In Frances' example, a 4 call by opener over 3 would trigger provisions of L23C (as L16C is specifically not applicable). Assistance gained through the infraction certainly led to opener's 4 call and the TD would be directed to adjust the score.
Oct. 17
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What I know about the club finesse is not whether it works or fails, but that I do not need it. There is no useful discard. So a winning hook only matters if RHO has Jxxx because they cannot tap you.

But if you are worried about the tap, the first round heart hook is a much better play. It is 3:1 against the club hook. All the missing A&K will probably not be with E because he might have overcalled 1NT instead of X. (And if he has all 4 control cards, the finesse is 0%). If he has only two control cards, he doesn't have a X. So it looks as though E will have 3 high honors and W just one. Hence 3:1 against or 25% at best since JJ with W is possible and E now only 14 HCP for X. Meanwhile, the J onside is nearly 2/3 - way better than hoping the club hooks works. This assumes the relevant heart distributions are 1-4 or 2-3. (I doubt Chris X's with 4522 and even so, I am dead).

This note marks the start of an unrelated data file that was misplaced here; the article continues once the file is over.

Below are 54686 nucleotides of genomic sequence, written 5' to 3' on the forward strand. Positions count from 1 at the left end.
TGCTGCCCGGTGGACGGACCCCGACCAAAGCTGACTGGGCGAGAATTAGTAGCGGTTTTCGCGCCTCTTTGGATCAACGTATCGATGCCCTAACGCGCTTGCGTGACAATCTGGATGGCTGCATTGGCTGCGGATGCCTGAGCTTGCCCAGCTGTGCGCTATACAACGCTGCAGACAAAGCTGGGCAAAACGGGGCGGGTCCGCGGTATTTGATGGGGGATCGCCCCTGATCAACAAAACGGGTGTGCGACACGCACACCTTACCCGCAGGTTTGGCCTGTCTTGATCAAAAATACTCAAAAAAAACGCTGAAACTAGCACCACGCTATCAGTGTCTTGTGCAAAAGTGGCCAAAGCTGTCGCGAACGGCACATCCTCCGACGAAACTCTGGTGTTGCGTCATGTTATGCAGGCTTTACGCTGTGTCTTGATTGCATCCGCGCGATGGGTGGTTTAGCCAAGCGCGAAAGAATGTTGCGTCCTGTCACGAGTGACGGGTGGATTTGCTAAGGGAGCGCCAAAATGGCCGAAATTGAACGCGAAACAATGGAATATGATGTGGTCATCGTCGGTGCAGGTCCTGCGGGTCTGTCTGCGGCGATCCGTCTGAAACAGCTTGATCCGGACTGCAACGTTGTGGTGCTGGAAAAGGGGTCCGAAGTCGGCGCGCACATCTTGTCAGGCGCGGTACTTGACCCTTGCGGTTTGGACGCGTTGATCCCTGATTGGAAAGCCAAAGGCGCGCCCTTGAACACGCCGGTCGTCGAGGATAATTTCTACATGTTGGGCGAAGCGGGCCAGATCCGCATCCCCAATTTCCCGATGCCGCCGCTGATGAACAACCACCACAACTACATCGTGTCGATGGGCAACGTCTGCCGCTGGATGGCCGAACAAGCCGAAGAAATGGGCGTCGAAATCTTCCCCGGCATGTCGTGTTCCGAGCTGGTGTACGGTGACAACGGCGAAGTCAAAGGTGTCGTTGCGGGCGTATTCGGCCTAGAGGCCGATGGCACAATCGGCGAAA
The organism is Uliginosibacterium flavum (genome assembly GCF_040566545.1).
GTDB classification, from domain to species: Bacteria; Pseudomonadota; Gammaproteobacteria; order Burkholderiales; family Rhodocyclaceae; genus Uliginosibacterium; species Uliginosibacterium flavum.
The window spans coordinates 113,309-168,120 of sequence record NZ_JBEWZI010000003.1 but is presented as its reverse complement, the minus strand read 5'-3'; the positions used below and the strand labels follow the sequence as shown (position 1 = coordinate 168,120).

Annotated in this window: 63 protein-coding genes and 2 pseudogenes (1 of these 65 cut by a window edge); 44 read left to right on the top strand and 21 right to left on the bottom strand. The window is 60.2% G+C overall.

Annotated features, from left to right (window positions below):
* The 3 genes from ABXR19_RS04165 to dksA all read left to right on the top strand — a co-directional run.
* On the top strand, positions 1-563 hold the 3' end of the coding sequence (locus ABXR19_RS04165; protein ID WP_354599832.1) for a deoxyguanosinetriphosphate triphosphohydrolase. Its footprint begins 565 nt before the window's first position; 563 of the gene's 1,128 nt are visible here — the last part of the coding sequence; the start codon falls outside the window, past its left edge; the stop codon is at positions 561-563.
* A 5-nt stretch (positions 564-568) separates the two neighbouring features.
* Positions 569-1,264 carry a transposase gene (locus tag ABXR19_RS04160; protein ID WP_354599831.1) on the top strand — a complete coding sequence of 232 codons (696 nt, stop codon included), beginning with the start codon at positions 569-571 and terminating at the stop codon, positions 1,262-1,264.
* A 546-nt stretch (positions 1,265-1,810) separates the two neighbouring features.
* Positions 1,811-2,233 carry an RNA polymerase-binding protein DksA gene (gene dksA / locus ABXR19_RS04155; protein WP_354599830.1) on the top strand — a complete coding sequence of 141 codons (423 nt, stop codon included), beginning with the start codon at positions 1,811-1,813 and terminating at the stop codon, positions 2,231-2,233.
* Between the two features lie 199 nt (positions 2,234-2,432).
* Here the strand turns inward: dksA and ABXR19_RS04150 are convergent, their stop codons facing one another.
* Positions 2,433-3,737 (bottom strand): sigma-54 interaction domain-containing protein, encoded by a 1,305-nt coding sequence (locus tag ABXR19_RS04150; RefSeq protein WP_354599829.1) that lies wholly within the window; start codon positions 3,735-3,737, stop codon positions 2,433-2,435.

The problem is even given these remaining distributions that slightly increase the chance of the heart finesse winning, playing for the drop is now 75%. But of course this was the other 25%.
Oct. 16
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I didn't think I did either :)
Oct. 16
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It is a support-X with three-card support for partner's pass. The other ten cards should be useful. For me, this is a good 4-6 hand.
Oct. 14
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Without agreement, I would assume partner meant it as natural. But I prefer a cue with agreement.
Oct. 14
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I am not sure that I want to shoot out 4 and see what happens. This is because if it goes P-P-4-P, I am winning. But if LHO makes any other call, things probably wont work out so well because this hand is not good enough to open 4 and then reopen with a X if the ops act.